Although my recently received new X1000 keyboard is excellent, I ran into a small problem with the Right Amiga key and use of the multimedia keys - the solution I found today to fix it is to use AllKeys and MapMenu.
Because the original Ducky zero keyboard had a Windows key layout, the Boing Ball key is really the Right Menu key (on a Windows Keyboard), which does nothing on AmigaOS4.
The Right Amiga key (Right Alt key on the Ducky Zero) does not work at all under AmigaOS4. This means I can't use the Right Amiga key combinations to reorder icons in windows (RAmiga+.) , get information about icons (RAmiga + i), Quit programs (RAmiga+Q) etc.
This would be very quickly an annoying issue for me!
As mentioned, the AllKeys program (v2.40 available on OS4Depot.net), written by Deniil 715, solves these problems with the MapMenu tool and the main AllKeys commodity tool.
I extracted the AllKeys archive into the SYS:Utilities folder.
The MapMenu tool just needs to be added to the s:user-startup file (Edit with NotePad) with a line that reads:
run >NIL: SYS:Utilities/AllKeys/Tools/MapMenu
After a reboot, then Boing Ball key then becomes the Right Amiga key, and performs all the usual tasks flawlessly.
I also wanted to be able to use the Pause key and Multimedia keys on the new keyboard - Volume Mute, Volume Down, Volume Up, and the Calculator keys. Under AmigaOS4 I can't use them in normal use.
This is where the AllKeys commodity comes to the rescue.
First run WBStartup, which is in the Prefs folder:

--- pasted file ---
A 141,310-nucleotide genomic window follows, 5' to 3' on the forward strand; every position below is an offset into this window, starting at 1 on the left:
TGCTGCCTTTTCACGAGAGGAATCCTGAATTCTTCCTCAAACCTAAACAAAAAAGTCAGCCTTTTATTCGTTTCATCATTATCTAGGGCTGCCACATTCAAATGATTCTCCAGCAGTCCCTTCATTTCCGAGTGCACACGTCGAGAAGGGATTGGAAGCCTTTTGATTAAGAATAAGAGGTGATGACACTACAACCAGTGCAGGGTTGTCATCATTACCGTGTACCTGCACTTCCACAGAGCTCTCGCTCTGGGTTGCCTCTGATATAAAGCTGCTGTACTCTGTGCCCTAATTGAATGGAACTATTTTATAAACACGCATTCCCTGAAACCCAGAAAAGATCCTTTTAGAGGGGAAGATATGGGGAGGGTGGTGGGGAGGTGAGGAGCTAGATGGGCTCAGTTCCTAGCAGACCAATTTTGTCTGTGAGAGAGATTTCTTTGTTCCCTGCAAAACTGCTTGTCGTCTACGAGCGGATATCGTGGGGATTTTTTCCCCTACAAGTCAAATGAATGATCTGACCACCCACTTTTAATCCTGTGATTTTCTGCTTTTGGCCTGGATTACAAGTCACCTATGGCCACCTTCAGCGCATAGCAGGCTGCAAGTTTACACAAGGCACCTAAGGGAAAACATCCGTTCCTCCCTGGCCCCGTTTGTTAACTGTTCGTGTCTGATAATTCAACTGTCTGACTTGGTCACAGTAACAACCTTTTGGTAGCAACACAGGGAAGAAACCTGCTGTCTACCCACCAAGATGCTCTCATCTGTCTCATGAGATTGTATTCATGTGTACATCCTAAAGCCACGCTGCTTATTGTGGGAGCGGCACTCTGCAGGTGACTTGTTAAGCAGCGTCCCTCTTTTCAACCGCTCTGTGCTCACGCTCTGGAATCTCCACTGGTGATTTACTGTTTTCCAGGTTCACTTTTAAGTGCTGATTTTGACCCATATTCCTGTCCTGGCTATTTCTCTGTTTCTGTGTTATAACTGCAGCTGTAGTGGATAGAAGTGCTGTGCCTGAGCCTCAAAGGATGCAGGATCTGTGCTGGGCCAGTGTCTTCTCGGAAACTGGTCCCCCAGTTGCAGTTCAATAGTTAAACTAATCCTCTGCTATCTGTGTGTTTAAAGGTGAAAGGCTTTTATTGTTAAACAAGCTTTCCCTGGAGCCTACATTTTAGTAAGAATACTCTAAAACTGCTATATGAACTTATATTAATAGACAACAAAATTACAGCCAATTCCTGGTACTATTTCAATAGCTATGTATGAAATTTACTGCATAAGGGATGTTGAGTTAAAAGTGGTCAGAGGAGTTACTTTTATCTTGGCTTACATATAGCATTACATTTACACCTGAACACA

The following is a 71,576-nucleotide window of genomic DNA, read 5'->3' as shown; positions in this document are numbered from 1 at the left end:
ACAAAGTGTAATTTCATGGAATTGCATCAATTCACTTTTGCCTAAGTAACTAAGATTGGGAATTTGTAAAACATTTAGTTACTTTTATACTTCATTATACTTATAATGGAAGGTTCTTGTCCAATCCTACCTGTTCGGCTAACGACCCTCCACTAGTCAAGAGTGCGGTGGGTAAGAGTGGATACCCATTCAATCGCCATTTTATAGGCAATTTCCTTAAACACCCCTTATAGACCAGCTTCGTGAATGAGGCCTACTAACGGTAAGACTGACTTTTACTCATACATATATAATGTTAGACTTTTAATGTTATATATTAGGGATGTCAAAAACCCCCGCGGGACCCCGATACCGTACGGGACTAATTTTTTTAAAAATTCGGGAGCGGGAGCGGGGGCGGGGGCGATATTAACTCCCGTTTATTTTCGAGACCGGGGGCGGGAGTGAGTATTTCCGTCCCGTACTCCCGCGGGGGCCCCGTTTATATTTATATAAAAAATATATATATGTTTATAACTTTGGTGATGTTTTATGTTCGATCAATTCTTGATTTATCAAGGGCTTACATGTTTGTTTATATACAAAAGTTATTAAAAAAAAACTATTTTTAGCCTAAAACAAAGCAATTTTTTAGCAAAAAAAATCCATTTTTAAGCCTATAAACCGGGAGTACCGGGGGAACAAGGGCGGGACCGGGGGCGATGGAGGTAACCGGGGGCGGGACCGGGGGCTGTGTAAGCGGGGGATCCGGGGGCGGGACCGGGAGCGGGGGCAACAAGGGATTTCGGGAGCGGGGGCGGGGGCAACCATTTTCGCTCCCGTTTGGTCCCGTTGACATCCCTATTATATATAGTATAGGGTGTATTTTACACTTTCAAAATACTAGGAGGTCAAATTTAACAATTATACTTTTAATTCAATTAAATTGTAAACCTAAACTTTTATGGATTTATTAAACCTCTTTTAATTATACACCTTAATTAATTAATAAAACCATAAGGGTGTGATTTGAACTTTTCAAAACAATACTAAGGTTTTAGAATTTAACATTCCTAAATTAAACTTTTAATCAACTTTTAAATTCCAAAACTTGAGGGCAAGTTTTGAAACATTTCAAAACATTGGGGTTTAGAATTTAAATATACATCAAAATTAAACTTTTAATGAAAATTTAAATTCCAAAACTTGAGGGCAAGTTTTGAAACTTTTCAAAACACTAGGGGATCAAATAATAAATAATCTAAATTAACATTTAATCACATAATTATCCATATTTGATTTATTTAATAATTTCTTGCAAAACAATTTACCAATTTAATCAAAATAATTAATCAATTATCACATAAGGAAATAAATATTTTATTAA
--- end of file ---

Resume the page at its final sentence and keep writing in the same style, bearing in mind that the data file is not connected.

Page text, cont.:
Click on Add.. to add AllKeys to the WBStartup list as below:
Click on Save, and then reboot. After the reboot, we now need to configure AllKeys, which is by default hidden from view.
Under AmigaOS4, as in AmigaOS3 there is a CX Exchange Commodity tool manager, which allows you to see and control commodities loaded in the background, such as AllKeys.
To access the CX Exchange tool manager at any time in AmigaOS4, press CTRL + LAmiga + Help. You then get the window below - AllKeys is at the top in my list and you may well have other tools installed:
Make sure AllKeys is highlighted in the Available Commodities list on the left, then click on Show Interface - this will then show the prefs for AllKeys (Click to expand):
As you can see I have already mapped the multimedia keys to some programs. For this example, I will show how to map the Pause key to run a program - MPlayer GUI.
I start by clicking on Add, and we get the Key learning window as below:
You should ensure No upstrokes option is ticked as we don't want to capture those actions.
Now Press on the Pause key on the keyboard and the code and mapping appears straight away (as below). If you press the wrong key, you can click on Clear list, or simply press the correct key and select that key instead:
When you have highlighted the code you want to use, then click on Use Code. It will then appear in the main AllKeys prefs window as below:
Ok, now we need to associate an action with the key. You can configure the key to translate to another key, or an arexx command, or run a program. In my case I want to run a program, so double click in the Command section to get a cursor:
You do need to enter the location of the program manually, prefixed with run >nil: - it is a good idea to double check it's location before entering the data in here to avoid problems:
Having entered the program path, press Enter and then click on Save. Now, if I press the Pause key the MPlayer GUI comes up!
Having also mapped the multimedia keys to run Odyssey, AmigaAmp3, TuneNet and Calculator, all the keys are now being used and very convenient for quick program launching without looking for icons in Amidock or in Menus!
I hope this tip helps other people who have this keyboard on their X1000, or just want to map unused keys on their standard usb keyboard on the X1000!